cat's beauty, for nothing can be as perfect as the Buddha! Hardly able to
suppress my amusement, I gently told him the real truth...
Although there is not much in the way of a show or breeding
scene in Thailand, there was a brief interest in the 1970's, and cat books were
written in Thai containing the Western standards for Siamese cats. Ed and
Malee, having had a lot of contact with show breeders world-wide, have amassed
an impressive library of cat books from England and the U.S.A. and have exported
their cats to many breeders in the rest of the world. From an early stage
they became aware that straight tails were more acceptable in most of the breeds
and have bred towards that quite successfully. Their greatest success is with
the sending of Thong Daeng (Copper) cats to bring fresh blood into tired Burmese
bloodlines in Europe.
Thong Daeng (pronounced “tong deng”) is an original ancestor of the Burmese.
It is also known as the Copper, or the Suphalak (pronounced “soo-pa-lack”).
The two breeds are so close that when I saw a lovely Thong Daeng queen and
commented on her beauty, Malee informed me that it was a Burmese (half Copper)
imported from Denmark! The Thong Daeng does have slightly differing type -
it has the general Thai cat type - but in all other respects it is very similar
to the European Burmese.
Thai cats on the street seem to fall into two type categories.
Some are like the Traditional Siamese - the Siamese cat which came direct from
Thailand in the 19th century. Others are more like cats in the Asian group of
breeds with larger eyes and slightly snub noses, though it must be stressed that
there appears to be a great difference between the sexes. Females seem to be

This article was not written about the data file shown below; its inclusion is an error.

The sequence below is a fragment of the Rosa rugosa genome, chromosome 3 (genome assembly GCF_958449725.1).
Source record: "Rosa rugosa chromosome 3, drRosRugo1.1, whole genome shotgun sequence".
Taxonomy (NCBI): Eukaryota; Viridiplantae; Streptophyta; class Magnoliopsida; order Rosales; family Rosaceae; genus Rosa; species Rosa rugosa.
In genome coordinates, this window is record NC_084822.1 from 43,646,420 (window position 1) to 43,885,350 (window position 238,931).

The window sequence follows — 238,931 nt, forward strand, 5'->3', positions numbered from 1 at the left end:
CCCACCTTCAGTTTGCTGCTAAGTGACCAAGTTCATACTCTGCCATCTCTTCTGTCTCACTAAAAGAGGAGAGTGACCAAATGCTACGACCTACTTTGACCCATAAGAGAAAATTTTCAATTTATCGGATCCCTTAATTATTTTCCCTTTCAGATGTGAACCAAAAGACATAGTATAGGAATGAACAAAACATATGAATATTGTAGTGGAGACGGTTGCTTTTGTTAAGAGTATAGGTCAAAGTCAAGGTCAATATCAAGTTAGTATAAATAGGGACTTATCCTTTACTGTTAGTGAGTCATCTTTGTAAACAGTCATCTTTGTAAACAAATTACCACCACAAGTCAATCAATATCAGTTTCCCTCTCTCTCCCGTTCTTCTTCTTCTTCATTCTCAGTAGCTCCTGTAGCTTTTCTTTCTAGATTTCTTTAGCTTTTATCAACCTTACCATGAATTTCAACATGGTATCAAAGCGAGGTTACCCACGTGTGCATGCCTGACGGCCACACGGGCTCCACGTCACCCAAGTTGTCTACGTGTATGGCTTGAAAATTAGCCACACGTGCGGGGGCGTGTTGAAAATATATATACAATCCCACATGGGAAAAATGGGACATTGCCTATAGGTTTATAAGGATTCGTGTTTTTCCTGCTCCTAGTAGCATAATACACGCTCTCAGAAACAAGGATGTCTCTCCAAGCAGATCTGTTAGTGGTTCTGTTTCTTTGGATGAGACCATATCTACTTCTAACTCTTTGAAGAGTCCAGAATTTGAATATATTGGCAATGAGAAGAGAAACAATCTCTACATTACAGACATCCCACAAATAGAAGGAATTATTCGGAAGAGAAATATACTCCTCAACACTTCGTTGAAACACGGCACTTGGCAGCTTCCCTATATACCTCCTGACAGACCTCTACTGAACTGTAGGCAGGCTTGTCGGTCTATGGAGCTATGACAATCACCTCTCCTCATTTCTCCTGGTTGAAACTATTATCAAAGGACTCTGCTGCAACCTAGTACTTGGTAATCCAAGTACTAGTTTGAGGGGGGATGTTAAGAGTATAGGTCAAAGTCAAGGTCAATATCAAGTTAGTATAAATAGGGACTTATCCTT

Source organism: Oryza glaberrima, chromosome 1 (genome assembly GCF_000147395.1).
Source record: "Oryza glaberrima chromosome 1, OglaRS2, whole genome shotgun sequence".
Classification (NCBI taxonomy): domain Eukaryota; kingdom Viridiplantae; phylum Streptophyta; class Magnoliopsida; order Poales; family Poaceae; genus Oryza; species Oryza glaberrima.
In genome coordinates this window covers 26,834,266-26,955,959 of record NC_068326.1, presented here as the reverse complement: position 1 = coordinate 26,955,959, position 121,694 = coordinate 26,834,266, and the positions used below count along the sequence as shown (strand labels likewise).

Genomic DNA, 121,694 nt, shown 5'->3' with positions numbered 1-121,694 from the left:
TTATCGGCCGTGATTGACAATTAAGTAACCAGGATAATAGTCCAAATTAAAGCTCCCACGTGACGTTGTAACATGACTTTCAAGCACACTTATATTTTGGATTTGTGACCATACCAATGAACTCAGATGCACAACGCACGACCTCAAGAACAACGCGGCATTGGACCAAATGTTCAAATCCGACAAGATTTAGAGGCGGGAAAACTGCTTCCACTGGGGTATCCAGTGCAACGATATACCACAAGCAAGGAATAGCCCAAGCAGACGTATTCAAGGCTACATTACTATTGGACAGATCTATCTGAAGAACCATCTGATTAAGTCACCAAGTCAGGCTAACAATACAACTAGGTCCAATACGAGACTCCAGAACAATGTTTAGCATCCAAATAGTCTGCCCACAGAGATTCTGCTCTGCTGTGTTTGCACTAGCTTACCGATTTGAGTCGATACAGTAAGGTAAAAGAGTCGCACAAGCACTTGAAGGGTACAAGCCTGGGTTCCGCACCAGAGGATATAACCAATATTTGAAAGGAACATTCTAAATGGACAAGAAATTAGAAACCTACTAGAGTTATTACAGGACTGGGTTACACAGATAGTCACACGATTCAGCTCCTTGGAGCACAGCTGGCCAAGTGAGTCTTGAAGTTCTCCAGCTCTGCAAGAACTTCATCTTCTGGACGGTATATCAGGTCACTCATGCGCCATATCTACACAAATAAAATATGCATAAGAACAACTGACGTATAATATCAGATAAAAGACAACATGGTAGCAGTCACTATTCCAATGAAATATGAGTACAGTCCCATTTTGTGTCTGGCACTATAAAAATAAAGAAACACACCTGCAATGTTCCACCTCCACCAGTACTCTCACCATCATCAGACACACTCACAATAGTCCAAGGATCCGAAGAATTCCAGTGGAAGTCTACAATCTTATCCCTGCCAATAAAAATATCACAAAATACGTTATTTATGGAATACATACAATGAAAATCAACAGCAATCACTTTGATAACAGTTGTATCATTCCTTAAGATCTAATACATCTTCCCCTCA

smaller with finer, delicate heads and an “Asian” look, while adult males
resemble the photographs of old Siamese from Victorian times (which were mainly
of entire males); a much heavier looking cat with huge jowly heads. Both kinds
can be seen everywhere, town and country, in Thailand and interbreed freely,
like our moggies, as all the breeds of Thai cat are but colour variations of the
same breed. Only in the hands of breeders such as the Roses are the cats bred
with selection and care, with minimal intermixing of colours.
Inside the Rose's comfortable home we saw a litter of young
Coppers, around three or four weeks old, just beginning to toddle.
Pregnant queens are brought into the kitten room, which has a large glass window
opening into the hall, where they may be safely observed during the critical
weeks. "We had a Copper queen, once," laughed Malee, "who had the
run of the house and learned to use the lavatory!" A remarkable feat, I
thought, until I saw that the well-appointed bathroom contains not only a modern
flush toilet but also a traditional Thai floor-level convenience. Martin also
reports that his two Siamese- and Tonkinese-coloured pet Bangkok alley cats
would use his Thai appliance during the night, or at least, get as close to it
as they could. Clearly, natural Thai cats are nothing if not resourceful, and as
intelligent as Siamese in the West have always been.
I spent two full days with the Chiang Mai cats, and enjoyed
every minute. Much of the time I made quite a fool of myself running about like
a typical mad dog in the midday sun, dragging a tree branch with a pack of
exuberant cats following, or waving a twig in the air while Yai the photographer
captured the enigmatic expression of one cat or another.
The gorgeous young male Wichien Maas cat in the top photo was
my especial favourite. We had quite an affair, he and I; I carried him about
cradled in my arms like a baby, and like any other holiday romeo, he swore
undying love. But it was true love: of that I am sure. Tears came to my
eyes when I felt I had to explain about quarantine, and the fact that I would
leave, and he would never see me again.